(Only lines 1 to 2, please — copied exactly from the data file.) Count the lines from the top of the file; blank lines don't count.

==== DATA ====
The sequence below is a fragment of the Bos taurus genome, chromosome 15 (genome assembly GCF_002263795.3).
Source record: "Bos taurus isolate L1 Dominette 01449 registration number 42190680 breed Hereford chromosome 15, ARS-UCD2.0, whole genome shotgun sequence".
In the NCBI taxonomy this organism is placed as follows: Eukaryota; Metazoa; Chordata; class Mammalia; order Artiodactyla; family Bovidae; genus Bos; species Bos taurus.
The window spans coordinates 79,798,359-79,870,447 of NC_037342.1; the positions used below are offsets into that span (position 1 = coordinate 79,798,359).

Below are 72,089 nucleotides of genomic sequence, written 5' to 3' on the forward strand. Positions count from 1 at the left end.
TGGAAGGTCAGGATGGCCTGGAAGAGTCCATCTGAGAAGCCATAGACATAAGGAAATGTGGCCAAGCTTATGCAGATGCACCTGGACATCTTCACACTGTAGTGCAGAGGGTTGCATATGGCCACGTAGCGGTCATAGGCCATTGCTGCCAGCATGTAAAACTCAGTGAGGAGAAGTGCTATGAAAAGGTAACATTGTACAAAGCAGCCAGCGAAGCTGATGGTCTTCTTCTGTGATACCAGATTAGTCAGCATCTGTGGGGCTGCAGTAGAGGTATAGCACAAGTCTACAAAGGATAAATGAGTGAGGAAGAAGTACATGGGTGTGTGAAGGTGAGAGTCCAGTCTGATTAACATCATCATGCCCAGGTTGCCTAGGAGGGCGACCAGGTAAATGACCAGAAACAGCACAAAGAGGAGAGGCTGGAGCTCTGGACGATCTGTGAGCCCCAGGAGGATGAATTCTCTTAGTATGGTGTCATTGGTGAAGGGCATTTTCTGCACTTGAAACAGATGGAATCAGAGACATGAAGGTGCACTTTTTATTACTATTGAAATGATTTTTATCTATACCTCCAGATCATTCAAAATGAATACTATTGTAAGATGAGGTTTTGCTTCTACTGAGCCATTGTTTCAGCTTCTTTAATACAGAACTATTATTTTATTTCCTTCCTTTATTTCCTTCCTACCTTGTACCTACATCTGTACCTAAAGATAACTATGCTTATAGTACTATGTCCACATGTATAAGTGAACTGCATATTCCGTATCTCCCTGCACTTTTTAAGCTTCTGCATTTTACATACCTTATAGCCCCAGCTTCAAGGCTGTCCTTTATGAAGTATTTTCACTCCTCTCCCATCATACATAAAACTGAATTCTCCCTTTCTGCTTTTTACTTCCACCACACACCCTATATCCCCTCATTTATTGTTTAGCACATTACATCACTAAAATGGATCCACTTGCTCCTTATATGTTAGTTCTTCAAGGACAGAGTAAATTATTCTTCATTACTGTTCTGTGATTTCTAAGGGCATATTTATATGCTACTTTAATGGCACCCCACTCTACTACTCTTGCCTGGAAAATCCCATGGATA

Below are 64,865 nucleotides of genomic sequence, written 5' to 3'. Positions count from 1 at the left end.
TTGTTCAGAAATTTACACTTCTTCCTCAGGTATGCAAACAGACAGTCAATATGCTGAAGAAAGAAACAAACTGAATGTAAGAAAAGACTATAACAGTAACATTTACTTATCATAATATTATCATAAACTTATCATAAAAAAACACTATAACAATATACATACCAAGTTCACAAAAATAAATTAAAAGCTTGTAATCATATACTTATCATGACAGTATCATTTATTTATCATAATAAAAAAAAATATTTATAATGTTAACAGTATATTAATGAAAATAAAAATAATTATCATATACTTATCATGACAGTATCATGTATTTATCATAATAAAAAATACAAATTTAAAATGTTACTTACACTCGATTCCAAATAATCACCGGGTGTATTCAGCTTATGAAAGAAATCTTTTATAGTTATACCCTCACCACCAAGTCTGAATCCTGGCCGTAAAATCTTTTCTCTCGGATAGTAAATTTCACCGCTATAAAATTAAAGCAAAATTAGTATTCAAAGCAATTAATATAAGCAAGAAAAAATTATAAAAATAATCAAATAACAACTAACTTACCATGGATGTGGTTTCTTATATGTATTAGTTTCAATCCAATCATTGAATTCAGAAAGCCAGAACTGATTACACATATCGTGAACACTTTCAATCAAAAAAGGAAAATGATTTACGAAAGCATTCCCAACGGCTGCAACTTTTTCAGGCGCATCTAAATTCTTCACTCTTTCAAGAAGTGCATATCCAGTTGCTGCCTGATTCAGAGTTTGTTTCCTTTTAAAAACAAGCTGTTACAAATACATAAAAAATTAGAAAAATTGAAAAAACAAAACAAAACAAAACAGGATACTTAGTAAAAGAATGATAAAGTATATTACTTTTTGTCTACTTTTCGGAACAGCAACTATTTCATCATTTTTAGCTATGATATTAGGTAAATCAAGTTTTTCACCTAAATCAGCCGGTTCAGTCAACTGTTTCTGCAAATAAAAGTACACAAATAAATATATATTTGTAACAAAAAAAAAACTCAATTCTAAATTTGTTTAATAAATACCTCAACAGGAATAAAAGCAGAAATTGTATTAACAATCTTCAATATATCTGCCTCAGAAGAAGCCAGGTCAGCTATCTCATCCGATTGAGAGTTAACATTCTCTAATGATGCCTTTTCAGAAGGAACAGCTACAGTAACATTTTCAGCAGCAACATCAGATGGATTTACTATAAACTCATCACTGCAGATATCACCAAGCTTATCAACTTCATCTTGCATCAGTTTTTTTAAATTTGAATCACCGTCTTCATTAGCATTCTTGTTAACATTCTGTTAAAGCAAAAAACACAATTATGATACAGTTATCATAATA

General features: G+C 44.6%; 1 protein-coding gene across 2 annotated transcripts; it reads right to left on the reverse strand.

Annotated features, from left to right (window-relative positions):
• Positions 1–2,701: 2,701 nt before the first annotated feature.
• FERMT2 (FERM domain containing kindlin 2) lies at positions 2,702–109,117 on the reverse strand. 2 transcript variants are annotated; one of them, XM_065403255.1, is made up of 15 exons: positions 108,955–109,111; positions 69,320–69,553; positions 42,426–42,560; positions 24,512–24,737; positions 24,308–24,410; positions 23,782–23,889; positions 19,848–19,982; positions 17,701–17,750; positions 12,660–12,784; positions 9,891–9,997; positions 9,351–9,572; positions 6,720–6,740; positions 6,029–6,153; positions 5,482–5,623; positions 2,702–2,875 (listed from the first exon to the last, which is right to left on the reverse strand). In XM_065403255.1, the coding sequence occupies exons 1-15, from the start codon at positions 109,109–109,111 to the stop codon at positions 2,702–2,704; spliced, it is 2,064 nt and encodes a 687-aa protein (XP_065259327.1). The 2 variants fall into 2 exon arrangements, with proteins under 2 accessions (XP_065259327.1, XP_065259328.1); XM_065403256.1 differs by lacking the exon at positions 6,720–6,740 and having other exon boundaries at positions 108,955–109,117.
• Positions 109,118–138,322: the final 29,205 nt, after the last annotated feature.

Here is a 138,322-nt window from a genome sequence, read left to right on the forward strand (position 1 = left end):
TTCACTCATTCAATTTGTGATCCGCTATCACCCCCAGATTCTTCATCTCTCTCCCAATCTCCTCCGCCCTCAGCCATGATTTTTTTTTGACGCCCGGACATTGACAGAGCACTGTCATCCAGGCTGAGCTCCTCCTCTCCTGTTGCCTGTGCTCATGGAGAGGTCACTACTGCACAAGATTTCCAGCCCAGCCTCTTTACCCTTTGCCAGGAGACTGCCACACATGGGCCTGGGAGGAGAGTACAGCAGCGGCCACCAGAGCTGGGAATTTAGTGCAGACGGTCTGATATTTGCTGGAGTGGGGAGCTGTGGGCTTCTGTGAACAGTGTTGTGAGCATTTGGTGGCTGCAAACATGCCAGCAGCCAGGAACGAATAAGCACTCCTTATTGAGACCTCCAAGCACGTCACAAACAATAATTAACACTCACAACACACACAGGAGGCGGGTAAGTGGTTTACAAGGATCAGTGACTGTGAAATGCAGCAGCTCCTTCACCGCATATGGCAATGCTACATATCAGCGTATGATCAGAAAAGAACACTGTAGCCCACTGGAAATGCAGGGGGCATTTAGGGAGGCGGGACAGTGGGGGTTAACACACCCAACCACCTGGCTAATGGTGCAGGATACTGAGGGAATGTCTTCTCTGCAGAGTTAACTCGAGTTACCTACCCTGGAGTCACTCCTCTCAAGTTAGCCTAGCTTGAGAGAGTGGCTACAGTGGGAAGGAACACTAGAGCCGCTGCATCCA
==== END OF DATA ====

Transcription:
The sequence below is a fragment of the Bos taurus genome, chromosome 15 (genome assembly GCF_002263795.3).
Source record: "Bos taurus isolate L1 Dominette 01449 registration number 42190680 breed Hereford chromosome 15, ARS-UCD2.0, whole genome shotgun sequence".